These words, social service, were alien to me until I started working at Park University. At my university, service was part of the professional development portfolio, which means one of the criteria by which my promotion etc. would be determined. So I had to ask my mentor about what is “service”, and he said to me, it’s when you volunteer and work in the community. So of course I had no idea what I was going to do. My first logical choice was to look in my professional society, American Chemical Society. They had a local chapter in Kansas City and so I started getting involved in its activities. It was perfect for me as I am a chemist and an educator, so the activities I was participating in fit right in with my profession.
Within a year or two I caught on this bug of service. I started enjoying it. It was a great way to meet new people, see new places and all the while contribute to the community in some way. I did a lot of volunteering with science mentoring of young scientists as well as being a mentor to “women in science” – both very rewarding for me. I volunteered at events where they needed people to monitor activities. I was active in my professional society and also other women’s groups. Eventually I started taking leadership roles and wrote grants and organized events. I learned a lot about team work during this time.
I had vowed to myself that I would never give money for charity. I would give my time and services, but not money. I could never be sure how this money was being used, and my money is not lottery money – it’s my hard earned money that I had frugally saved. It was not going to support administrative staff of any association. I wanted my money to be used to help people who really needed it.
My first service trip abroad was in Brazil. Here I saw how a lady had created a safe haven for kids to come after school and learn crafts or hang out in a clean, safe environment. The organization I went with took 10-12 people and built an open air classroom for the kids – all in one week. It was really quite amazing for me to see how quickly a dream can be realized. (Of course the procuring and transporting of the materials for building the classroom was about a year long process and all this was done by one person who was dedicated to helping this community).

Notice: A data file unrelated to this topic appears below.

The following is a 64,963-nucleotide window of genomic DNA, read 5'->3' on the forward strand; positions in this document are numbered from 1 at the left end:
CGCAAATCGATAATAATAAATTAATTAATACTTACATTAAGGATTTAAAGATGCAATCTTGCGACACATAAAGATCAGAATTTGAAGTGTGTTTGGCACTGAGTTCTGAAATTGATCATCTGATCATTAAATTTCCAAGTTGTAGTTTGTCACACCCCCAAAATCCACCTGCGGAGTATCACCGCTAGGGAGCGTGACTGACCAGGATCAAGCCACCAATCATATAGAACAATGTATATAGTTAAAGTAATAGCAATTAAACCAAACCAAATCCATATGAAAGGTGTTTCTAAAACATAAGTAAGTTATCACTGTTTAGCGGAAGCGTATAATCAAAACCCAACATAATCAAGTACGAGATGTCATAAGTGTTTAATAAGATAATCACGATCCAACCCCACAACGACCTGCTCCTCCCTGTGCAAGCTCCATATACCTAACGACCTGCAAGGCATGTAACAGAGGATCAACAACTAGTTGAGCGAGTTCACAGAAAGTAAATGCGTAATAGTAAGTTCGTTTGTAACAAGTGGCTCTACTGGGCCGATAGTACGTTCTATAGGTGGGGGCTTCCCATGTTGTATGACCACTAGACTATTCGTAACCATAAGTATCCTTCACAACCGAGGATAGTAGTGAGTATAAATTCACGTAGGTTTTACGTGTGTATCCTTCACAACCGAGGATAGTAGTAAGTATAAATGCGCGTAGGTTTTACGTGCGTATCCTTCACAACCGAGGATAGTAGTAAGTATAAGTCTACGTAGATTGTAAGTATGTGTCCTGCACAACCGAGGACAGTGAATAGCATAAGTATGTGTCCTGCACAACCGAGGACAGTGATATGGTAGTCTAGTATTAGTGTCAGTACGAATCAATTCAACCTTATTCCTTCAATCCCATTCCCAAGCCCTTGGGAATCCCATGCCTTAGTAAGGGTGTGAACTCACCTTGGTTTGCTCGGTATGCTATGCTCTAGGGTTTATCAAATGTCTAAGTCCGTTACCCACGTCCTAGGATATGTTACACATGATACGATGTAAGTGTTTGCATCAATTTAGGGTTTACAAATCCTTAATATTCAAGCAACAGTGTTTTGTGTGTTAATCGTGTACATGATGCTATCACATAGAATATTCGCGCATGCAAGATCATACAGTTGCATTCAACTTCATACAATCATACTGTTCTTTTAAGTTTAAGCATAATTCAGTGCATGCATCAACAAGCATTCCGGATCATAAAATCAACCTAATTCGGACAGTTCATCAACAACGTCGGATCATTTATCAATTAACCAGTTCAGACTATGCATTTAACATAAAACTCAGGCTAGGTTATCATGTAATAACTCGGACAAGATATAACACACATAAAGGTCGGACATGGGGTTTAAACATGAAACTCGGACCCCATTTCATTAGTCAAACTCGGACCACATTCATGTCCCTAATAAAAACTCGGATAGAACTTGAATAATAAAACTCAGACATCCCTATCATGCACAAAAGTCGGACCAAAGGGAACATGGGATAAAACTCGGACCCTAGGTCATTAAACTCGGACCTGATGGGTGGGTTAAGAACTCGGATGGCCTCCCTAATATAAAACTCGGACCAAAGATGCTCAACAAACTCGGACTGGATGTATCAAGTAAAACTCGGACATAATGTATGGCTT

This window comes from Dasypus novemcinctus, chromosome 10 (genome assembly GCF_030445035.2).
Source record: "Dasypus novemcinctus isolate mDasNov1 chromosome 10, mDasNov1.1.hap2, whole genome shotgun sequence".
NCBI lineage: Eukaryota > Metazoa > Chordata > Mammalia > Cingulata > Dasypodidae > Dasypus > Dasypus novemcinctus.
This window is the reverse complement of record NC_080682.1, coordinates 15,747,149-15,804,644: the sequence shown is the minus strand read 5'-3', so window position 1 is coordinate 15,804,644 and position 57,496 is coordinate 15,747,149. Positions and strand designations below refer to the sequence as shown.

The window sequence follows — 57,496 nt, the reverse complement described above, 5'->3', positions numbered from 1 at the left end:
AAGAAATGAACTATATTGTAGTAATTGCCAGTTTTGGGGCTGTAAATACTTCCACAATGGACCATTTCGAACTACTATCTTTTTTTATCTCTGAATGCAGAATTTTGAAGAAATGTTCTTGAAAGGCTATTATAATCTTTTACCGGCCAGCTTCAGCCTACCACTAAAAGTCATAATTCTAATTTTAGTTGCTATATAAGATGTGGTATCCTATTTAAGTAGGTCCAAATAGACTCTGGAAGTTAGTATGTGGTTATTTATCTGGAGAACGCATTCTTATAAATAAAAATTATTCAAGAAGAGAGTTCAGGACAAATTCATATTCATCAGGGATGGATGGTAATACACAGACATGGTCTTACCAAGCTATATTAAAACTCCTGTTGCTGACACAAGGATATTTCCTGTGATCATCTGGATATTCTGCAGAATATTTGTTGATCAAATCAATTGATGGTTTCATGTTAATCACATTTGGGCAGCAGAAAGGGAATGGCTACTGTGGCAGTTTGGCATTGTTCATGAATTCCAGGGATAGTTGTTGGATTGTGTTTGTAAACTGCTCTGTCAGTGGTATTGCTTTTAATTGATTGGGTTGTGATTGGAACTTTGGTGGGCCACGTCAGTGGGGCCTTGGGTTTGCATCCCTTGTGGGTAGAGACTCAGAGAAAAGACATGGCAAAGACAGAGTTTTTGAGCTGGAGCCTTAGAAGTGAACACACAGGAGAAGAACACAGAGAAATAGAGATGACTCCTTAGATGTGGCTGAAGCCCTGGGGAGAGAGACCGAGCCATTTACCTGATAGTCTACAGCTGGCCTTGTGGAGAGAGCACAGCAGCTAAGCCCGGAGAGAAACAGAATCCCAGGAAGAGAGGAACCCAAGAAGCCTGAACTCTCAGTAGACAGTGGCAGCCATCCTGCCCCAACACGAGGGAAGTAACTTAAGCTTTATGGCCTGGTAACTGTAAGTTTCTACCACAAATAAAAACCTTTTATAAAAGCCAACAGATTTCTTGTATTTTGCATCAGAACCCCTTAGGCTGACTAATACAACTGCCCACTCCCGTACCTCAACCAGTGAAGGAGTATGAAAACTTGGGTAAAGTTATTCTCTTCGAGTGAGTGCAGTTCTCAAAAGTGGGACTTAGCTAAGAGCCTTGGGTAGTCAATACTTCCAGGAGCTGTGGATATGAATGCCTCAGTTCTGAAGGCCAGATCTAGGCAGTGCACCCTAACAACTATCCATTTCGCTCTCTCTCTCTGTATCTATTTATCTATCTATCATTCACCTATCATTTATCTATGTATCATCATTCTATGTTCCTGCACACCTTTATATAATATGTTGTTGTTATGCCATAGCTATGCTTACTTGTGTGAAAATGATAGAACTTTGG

My next service trip was Hawaii. One would why Hawaii, such a tourist destination, would need help, but help is needed everywhere, even in the richest of the societies. I saw a part of Hawaii that tourists don’t see. The problems there were many but we could do very little in the ten days we were there.
And then I thought I should go to India, my own country and see what I can do there. That was my motivation of going to Shanti Kunj. But now I realize that maybe it will not be a good fit for me as their activities are not done the way I am accustomed to. They also don’t advertise the activities in advance, so timing is an issue. So I just ended up going to DSVV and giving my time there. I feel like my talents were not completely utilized there the first time, but maybe it was because they did not know me. But even during my 2nd and 3rd trip, I felt a little under-utilized. I will not presume to say why my services were not used to the max, but I know that I could have done a lot more.
I continue to do service as much as I can – locally. I believe in the saying “Think globally, act locally”. I have my limitations on what I can do, but I do what I can to know that I am making some difference.
And then someone asked me for money......(see Monetary Service)